§ Mr. Leighton
asked the Paymaster General if he will list the new guidelines, and changes in the rules, of the community programme agreed with the Confederation of British Industry task force for the private sector pilot projects.
§ Mr. Lee
Following consultation with the Confederation of British Industry about increasing the involvement of the private sector in the community programme my right hon. and noble Friend wrote to the CBI on 5 June and gave agreement to the setting up of a number of experimental community programme projects.368W
The basic ground rules for the experiment are: (i) It will apply to up to 10 private sponsored projects in any part of the country plus any other such projects in the inner city areas covered by city action teams or the inner cities initiative with an upper limit of 20 projects across the country as a whole.
(ii) Suitable experimental projects should be directly sponsored by the business sector and be likely to lead to the creation of permanent jobs at the end of the projects and/or to enhance significantly the skills of the community programme workforce.
The changes to the normal community programme funding rules must be negotiated project by project but can include:the funding of a feasibility study and preparatory work for a project involving over 20 places up to a limit of £10,000 per project;a commitment to two-year funding of projects on the same basis as existing two year commitments to community refurbishment schemes;a higher level of operating costs (up to a maximum of £750 per authorised place) where that can be shown to be justified by the higher skill level or higher output of the project;a willingness to consider a lower supervisor/participant ratio (with a lower limit of 1:5) for appropriate projects; a willingness to use the existing waiver rules to allow one key worker per project to be seconded from the employer's workforce as manager or supervisor and to be reimbursed up to the current community programme rates for managers and supervisors.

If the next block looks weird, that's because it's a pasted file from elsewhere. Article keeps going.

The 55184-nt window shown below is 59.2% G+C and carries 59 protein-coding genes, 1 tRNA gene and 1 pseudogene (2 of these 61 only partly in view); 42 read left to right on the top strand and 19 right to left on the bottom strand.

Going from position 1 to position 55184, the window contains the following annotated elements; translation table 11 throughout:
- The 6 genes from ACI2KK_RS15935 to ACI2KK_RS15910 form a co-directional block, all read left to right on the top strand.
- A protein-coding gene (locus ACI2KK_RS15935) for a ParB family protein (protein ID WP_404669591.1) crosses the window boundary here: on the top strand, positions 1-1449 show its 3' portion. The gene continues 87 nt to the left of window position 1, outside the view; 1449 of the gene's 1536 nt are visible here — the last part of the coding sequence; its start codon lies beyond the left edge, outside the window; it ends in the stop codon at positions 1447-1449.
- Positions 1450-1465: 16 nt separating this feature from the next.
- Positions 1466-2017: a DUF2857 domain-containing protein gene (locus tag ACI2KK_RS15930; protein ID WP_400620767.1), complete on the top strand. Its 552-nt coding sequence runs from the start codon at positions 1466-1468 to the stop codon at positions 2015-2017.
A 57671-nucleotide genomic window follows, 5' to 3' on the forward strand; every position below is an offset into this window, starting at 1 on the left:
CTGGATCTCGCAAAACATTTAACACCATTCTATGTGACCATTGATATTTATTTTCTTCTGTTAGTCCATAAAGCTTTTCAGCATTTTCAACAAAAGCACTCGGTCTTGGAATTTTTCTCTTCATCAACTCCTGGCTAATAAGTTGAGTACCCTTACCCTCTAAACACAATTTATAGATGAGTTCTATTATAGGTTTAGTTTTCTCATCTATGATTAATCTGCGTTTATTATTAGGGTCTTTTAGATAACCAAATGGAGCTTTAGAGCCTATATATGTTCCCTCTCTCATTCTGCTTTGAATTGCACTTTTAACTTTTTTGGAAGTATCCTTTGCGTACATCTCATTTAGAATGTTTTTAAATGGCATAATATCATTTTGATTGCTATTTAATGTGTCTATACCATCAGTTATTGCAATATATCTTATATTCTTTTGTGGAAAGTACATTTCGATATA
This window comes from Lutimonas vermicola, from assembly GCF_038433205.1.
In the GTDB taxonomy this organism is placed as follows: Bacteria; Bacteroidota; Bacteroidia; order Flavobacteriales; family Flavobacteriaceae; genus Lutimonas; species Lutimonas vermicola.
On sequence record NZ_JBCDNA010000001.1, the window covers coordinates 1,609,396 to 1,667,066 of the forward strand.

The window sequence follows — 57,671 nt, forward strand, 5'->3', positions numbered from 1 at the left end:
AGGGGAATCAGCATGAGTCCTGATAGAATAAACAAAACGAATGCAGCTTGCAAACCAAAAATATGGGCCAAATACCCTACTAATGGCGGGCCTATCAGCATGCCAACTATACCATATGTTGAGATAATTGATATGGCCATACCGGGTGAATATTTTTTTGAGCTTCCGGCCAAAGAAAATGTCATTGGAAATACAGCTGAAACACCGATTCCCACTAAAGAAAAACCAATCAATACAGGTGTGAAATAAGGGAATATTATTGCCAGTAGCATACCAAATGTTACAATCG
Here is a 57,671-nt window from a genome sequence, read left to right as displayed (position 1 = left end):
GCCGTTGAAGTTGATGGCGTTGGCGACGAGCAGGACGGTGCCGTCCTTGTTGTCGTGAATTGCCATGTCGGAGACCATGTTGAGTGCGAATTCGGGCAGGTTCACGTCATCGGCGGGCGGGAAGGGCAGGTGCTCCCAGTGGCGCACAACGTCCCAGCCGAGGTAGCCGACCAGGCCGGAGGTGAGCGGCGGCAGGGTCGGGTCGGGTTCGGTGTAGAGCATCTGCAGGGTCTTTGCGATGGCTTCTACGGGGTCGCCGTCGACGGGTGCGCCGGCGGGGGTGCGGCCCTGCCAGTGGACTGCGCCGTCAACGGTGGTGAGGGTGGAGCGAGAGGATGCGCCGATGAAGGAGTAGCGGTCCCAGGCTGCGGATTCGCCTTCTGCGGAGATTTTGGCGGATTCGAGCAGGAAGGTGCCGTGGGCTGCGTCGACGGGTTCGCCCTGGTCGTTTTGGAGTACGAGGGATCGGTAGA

The aim of the experiment is to test rigorously the CBIs contention that higher unit costs for certain private sector sponsored projects will result in much higher outputs in terms of economic and social benefits.